Books, toys tailored to the black experience

June 04, 1993|By Margo Harakas | Margo Harakas,Fort Lauderdale Sun-Sentinel

Ever hear of Crispus Attucks?

Or Daniel Hale Williams?

Or Garrett Morgan?

Attucks was martyred in the Boston Massacre of 1770. In 1893, Williams performed what is thought to be the first open-heart surgery -- on a stabbing victim. The man lived for another 50 years. And Morgan is credited with inventing a gas mask and a traffic light.

They are all part of American history, but as African-Americans, their names are not as widely known as those of white heroes.

Enter Sharon Berry-Vivian.

As a mother of two young children, Ms. Berry-Vivian was concerned by the difficulty of finding books that realistically portray blacks, their culture and history.

"I'd go shopping around for books to read to Shannon [age 6] and Maxwell [3 1/2 ] and I'd have such a hard time finding any variety," says the Delray Beach, Fla., woman. "Everywhere I went, I found the same things."

Doing a little research, she discovered all sorts of intriguing books being published that featured African-American characters, told of African-American history or recounted African folk tales. But they weren't always finding their way to local bookstore shelves.

Seeing an opportunity, the housewife and mother decided to provide for others what she desired for herself: a mail-order house specializing in books and toys that reflect the black experience. And portray "inspiring males, assertive females, family life and grandparents."

The result is "Hearts and Hands," a 24-page catalog of books, games and tapes. (To receive a catalog,call (407) 272-8298, or write Monarch Publishers, 637 Bunting Drive, Delray Beach, Fla. 33444.)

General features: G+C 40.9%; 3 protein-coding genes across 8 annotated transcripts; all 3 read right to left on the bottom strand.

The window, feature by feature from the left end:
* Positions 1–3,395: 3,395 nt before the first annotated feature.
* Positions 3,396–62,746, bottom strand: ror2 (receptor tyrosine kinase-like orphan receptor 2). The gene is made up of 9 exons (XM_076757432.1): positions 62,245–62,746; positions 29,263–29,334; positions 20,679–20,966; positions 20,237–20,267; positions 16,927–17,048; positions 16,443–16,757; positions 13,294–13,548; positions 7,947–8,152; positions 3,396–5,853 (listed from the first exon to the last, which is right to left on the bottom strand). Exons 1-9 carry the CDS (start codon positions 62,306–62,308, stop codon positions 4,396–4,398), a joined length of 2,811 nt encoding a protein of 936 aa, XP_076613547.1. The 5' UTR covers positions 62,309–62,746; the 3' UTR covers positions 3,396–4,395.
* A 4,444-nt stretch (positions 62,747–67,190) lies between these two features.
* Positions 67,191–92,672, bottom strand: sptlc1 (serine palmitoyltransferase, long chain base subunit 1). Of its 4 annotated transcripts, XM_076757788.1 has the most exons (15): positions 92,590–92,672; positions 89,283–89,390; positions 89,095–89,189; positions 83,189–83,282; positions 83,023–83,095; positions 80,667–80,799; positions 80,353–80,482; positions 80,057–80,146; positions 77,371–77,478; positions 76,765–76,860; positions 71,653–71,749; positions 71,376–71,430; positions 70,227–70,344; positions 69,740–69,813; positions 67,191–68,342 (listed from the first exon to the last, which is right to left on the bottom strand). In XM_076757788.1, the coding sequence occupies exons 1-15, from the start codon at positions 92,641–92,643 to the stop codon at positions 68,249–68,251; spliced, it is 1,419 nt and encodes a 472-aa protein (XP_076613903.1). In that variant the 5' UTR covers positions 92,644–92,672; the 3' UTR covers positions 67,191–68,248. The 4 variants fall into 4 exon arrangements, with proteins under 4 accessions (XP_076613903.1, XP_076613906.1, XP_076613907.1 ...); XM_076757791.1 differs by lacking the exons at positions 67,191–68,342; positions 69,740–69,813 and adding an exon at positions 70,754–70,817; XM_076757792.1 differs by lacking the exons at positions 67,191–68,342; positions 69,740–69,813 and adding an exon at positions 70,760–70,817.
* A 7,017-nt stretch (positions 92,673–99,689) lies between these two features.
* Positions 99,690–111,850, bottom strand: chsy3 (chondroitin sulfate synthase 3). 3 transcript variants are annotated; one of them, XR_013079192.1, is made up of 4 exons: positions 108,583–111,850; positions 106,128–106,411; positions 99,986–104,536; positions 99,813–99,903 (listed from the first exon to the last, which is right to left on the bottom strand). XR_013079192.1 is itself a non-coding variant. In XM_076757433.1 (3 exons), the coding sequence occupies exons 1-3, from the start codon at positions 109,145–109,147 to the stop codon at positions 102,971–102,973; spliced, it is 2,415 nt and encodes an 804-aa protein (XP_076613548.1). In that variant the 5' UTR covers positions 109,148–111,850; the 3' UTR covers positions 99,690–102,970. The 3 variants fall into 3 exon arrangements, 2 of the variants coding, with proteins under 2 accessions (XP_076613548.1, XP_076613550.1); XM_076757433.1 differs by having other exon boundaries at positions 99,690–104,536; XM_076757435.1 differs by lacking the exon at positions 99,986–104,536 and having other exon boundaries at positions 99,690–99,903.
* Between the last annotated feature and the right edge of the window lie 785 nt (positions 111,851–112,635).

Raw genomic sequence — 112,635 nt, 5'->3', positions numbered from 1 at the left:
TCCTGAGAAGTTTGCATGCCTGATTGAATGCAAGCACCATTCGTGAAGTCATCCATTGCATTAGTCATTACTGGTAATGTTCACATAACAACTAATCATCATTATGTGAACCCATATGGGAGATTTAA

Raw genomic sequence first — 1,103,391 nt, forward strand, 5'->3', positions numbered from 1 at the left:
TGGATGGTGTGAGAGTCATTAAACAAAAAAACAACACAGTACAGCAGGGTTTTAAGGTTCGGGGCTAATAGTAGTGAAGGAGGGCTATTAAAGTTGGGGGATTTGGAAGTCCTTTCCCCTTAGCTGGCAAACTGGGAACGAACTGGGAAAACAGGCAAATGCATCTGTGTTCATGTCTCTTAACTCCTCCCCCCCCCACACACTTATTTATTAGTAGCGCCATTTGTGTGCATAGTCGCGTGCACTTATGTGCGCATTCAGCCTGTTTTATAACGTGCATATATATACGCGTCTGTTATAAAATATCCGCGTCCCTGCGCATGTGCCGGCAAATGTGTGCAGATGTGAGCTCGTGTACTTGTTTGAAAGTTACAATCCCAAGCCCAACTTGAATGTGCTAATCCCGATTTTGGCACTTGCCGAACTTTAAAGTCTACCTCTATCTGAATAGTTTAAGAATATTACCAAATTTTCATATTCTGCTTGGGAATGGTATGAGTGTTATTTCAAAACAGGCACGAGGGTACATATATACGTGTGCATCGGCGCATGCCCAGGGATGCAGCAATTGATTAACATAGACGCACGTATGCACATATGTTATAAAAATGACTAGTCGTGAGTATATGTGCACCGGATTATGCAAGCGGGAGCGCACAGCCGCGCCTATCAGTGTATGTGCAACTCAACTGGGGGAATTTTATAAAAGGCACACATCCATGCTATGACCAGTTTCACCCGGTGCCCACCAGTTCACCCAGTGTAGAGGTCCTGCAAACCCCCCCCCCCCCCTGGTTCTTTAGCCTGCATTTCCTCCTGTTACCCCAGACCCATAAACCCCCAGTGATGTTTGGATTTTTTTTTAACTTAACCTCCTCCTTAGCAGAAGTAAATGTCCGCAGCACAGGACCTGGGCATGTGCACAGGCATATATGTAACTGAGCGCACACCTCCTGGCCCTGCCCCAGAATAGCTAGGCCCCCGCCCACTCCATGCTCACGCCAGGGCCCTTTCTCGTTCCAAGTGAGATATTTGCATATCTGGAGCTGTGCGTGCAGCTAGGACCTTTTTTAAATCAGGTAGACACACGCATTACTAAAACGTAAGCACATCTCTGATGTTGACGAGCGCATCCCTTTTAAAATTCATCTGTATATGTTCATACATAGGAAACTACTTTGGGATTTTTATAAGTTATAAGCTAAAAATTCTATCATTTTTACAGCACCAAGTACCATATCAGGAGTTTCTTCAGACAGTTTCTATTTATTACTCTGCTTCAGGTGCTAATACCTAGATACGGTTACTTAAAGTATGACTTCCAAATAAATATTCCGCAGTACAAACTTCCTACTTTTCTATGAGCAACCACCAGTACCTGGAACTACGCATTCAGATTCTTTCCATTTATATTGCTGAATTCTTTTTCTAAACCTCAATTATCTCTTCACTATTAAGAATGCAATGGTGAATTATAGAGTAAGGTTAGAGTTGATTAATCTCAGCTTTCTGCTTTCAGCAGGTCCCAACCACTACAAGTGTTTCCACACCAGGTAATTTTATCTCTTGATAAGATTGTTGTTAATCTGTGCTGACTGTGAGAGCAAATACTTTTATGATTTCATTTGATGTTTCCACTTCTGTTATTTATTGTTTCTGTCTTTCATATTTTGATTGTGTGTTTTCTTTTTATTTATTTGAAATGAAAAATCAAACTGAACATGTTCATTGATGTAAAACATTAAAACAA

Quality and sustaining power are the keys to her selections, Ms. Berry-Vivian says. "I look for books and playthings that have longevity. I'm not looking for fads. I'm looking for something that withstands the test of time. Classic items. High-quality items. And I'm looking for items that reaffirm black children's identity."

A lifetime book lover herself, Ms. Berry-Vivian remembers as a child trying to read by flashlight under the bedcovers at night after her mother had turned out the lights.

"I never saw anybody like me in the books," she recalls.

"I used to love 'Ramona,' I used to identify with 'Pippi Longstocking.'. But you never found black characters like that."

Today, she says, while there should be many more books featuring blacks, the situation at least is better than when she was a child.

Ms. Berry-Vivian launched her mail-order business before Christmas, "by spreading the news word-of-mouth," and is just now mailing out catalogs.

"I got a mailing list from [Emerge] magazine," she says. "I'm targeting an upper-middle-class market."

While she gets technical help from her husband, Leroy, an IBM engineer, Ms. Berry-Vivian's "Hearts and Hands" is, for the most part, a one-person operation.

She designs the catalog, writes the text, selects the items and answers the phone.

It's a major change in routine for a woman who gave up her job as an office manager more than six years ago when she was expecting her first child.

It could take as long as three years before she sees a profit, but Ms. Berry-Vivian is a patient entrepreneur. Eventually, she would like to branch out into publishing original works, she says.

In the meantime, she's pleased with the response of grandparents and young mothers, who make up the bulk of her customer base.

"One lady called from Detroit. She said, 'I could have just cried when I saw this catalog.' She liked it so much."

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